Dessert (the best & most important meal, of course)
Sweet desserts call for sweet wines, such as port or sherry to match intensity. Icewine is another type of dessert wine. Popular in Canada, icewine is made by allowing the grapes to remain on the vine during the winter. In doing so, the sugar in the grapes becomes super concentrated, making for a very sweet wine.
But if you don’t enjoy the syrupy sweetness of these dessert wines, consider a fruit wine. Blueberry wine can easily walk the line between sweet and dry depending on the winemaker. Cranberry wine is another great choice for the holidays.
Another fun option you may not be familiar with yet, is chokeberry wine. This might be hard to find in the US, but I sampled a glass some during my travels in Tallinn, Estonia and fell in love. It is a very dry and unique experience. Many of the berries in Estonia are extremely sour, so most of the wines aren’t too sweet.
If you’re interested in learning more about Estonia, check out this post. Did you know? Tallinn was voted the most beautiful Christmas city in Europe this year! Check it out here! Consider visiting this lesser known city on your next vacation.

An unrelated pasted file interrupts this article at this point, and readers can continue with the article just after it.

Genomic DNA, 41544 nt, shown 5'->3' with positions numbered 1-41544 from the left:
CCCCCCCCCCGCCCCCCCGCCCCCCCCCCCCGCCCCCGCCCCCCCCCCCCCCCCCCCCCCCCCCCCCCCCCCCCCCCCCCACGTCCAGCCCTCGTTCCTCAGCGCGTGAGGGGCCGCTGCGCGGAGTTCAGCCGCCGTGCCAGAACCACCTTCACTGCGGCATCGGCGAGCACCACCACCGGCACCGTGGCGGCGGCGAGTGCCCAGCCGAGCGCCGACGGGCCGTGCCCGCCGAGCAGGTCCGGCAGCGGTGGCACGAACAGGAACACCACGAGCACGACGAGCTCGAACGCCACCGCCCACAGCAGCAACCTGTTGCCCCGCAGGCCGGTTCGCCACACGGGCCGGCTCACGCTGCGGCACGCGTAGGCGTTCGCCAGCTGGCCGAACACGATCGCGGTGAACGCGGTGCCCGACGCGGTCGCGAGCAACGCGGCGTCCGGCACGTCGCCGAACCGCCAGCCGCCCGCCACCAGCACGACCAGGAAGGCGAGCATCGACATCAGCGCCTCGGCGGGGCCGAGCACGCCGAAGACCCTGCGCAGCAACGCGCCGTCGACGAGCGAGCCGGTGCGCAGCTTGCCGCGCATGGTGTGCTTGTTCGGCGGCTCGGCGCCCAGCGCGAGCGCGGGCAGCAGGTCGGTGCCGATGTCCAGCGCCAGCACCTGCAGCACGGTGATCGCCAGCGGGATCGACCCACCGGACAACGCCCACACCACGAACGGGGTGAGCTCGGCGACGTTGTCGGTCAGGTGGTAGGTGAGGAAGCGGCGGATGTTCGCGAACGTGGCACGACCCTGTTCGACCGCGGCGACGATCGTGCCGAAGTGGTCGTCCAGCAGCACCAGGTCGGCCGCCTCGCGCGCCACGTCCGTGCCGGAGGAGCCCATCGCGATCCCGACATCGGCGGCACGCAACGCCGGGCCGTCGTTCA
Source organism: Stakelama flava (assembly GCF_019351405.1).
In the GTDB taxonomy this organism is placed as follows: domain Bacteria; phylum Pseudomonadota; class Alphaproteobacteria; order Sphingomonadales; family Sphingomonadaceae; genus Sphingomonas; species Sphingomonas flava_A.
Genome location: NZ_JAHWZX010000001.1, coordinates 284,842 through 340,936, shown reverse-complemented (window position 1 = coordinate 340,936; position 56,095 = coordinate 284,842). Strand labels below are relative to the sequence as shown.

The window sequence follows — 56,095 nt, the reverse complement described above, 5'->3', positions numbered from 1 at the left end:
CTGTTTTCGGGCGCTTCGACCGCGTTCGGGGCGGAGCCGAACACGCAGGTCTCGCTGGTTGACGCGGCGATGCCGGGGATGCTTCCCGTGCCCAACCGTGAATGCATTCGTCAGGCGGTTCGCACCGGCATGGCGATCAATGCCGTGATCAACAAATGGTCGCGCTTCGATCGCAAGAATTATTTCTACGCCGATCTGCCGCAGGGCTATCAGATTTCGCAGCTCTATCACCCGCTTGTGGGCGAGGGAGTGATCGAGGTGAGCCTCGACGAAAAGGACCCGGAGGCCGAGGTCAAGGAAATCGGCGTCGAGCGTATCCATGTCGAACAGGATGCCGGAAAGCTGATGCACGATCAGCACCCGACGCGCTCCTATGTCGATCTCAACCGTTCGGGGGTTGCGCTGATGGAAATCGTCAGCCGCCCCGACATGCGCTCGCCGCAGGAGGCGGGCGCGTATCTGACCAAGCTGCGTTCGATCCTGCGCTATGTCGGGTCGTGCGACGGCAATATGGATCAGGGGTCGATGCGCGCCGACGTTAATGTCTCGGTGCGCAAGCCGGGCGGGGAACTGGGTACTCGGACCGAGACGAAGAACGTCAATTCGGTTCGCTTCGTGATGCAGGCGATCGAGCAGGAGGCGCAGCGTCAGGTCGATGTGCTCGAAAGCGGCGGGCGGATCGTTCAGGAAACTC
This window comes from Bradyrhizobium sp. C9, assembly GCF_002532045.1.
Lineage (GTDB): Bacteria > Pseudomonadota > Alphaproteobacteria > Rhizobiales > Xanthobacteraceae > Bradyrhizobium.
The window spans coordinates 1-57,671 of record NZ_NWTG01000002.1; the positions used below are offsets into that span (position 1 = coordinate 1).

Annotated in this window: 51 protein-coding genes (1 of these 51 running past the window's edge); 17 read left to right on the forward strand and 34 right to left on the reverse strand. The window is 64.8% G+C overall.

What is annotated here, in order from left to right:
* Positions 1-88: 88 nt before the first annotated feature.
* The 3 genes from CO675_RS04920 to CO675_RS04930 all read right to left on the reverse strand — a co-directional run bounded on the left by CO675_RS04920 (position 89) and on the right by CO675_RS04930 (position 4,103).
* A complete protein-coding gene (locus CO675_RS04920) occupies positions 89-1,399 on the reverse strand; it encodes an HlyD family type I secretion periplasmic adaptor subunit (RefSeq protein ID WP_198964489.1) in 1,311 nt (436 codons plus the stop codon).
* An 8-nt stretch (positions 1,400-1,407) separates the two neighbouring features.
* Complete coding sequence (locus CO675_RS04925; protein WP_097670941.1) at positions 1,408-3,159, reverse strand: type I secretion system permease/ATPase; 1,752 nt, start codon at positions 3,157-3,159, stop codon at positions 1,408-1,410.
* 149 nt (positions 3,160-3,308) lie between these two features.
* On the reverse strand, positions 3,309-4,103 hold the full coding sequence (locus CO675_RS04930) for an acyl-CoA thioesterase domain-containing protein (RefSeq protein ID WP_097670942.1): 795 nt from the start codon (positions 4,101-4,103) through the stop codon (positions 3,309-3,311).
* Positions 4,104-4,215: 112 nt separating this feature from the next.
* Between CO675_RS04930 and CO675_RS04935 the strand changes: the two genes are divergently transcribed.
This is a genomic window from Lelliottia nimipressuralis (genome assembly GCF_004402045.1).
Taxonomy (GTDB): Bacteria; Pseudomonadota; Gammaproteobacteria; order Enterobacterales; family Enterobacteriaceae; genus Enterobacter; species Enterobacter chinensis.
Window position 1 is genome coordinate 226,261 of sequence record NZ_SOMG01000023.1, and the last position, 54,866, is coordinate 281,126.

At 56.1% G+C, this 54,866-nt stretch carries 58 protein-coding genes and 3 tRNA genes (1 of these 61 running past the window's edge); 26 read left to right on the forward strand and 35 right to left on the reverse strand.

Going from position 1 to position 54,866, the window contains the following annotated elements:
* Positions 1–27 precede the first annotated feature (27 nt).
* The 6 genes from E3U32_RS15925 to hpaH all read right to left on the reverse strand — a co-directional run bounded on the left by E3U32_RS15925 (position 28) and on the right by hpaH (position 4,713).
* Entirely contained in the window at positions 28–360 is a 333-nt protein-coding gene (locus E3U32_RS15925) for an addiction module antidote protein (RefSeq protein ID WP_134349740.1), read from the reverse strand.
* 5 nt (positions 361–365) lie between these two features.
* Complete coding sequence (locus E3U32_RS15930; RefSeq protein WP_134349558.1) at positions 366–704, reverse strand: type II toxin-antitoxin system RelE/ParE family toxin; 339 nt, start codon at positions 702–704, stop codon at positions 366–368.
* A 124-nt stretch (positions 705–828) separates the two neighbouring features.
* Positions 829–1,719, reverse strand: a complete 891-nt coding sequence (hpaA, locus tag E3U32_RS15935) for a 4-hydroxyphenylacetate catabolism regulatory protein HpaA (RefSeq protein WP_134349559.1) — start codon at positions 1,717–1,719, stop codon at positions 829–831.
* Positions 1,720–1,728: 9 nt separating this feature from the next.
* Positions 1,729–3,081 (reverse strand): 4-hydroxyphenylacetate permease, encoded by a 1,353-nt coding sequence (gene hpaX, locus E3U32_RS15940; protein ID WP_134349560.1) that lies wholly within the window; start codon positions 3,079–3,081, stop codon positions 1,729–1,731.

Gluehwein, Glogg, and Mulled Wine
If you like warm drinks spiced with cinnamon, cloves, and orange to warm you up on a cold day, considering preparing some mulled wine.
Gluehwein is a traditional German and Austrian spiced wine that you can make at home by simmering dry red wine with lemon, clove, cinnamon, and orange.
Glogg is a similar spiced wine from Swedish traditions. This version includes additional ingredients such as cardamom, nuts, and ginger.
You can even make spice packets with cheesecloth to use as gifts. The cheesecloth allows the spices to lend flavor without making a solid mess in your wine. Here’s a fun recipe.
Happy New Year!
Christmas is over and it’s time to start fresh. What’s next? Think cold and bubbly for celebrating New Year’s: Champagne! Prosecco! What’s the difference? Let’s take a look.
Champagne and Prosecco are simply two styles of sparkling wine. Champagne hails from France and is produced using the traditional method of riddling, or rotating the bottles by hand. Prosecco hails from Italy and is produced using a simpler “tank” method, thus the cheaper price.